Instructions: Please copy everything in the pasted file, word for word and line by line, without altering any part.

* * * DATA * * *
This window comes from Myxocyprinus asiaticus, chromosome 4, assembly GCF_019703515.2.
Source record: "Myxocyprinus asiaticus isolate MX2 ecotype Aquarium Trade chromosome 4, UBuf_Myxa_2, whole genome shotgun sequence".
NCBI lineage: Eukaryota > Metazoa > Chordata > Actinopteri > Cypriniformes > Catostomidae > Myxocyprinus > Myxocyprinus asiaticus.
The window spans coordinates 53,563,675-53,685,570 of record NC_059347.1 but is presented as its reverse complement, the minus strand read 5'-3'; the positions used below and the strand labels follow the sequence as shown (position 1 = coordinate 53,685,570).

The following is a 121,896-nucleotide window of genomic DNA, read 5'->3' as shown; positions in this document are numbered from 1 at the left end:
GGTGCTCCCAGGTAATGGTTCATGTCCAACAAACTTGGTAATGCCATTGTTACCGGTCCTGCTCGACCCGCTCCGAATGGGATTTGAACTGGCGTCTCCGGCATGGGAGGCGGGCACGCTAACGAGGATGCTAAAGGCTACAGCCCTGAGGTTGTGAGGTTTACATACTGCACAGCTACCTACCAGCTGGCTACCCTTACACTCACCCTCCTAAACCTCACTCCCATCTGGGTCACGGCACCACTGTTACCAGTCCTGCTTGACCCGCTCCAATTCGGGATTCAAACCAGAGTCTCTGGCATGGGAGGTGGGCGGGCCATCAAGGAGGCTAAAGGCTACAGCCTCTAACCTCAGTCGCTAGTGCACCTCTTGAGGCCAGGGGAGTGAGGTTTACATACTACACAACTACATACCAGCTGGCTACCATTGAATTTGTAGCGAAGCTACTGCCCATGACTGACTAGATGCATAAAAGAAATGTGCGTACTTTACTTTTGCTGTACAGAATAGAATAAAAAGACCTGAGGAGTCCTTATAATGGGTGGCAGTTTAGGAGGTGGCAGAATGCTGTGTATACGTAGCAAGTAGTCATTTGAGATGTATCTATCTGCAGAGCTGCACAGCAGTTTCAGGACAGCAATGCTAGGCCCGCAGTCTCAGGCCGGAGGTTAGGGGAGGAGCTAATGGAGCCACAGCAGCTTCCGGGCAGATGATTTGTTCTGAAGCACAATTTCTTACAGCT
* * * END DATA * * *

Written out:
This window comes from Myxocyprinus asiaticus, chromosome 4, assembly GCF_019703515.2.
Source record: "Myxocyprinus asiaticus isolate MX2 ecotype Aquarium Trade chromosome 4, UBuf_Myxa_2, whole genome shotgun sequence".
NCBI lineage: Eukaryota > Metazoa > Chordata > Actinopteri > Cypriniformes > Catostomidae > Myxocyprinus > Myxocyprinus asiaticus.
The window spans coordinates 53,563,675-53,685,570 of record NC_059347.1 but is presented as its reverse complement, the minus strand read 5'-3'; the positions used below and the strand labels follow the sequence as shown (position 1 = coordinate 53,685,570).

The following is a 121,896-nucleotide window of genomic DNA, read 5'->3' as shown; positions in this document are numbered from 1 at the left end:
GGTGCTCCCAGGTAATGGTTCATGTCCAACAAACTTGGTAATGCCATTGTTACCGGTCCTGCTCGACCCGCTCCGAATGGGATTTGAACTGGCGTCTCCGGCATGGGAGGCGGGCACGCTAACGAGGATGCTAAAGGCTACAGCCCTGAGGTTGTGAGGTTTACATACTGCACAGCTACCTACCAGCTGGCTACCCTTACACTCACCCTCCTAAACCTCACTCCCATCTGGGTCACGGCACCACTGTTACCAGTCCTGCTTGACCCGCTCCAATTCGGGATTCAAACCAGAGTCTCTGGCATGGGAGGTGGGCGGGCCATCAAGGAGGCTAAAGGCTACAGCCTCTAACCTCAGTCGCTAGTGCACCTCTTGAGGCCAGGGGAGTGAGGTTTACATACTACACAACTACATACCAGCTGGCTACCATTGAATTTGTAGCGAAGCTACTGCCCATGACTGACTAGATGCATAAAAGAAATGTGCGTACTTTACTTTTGCTGTACAGAATAGAATAAAAAGACCTGAGGAGTCCTTATAATGGGTGGCAGTTTAGGAGGTGGCAGAATGCTGTGTATACGTAGCAAGTAGTCATTTGAGATGTATCTATCTGCAGAGCTGCACAGCAGTTTCAGGACAGCAATGCTAGGCCCGCAGTCTCAGGCCGGAGGTTAGGGGAGGAGCTAATGGAGCCACAGCAGCTTCCGGGCAGATGATTTGTTCTGAAGCACAATTTCTTACAGCT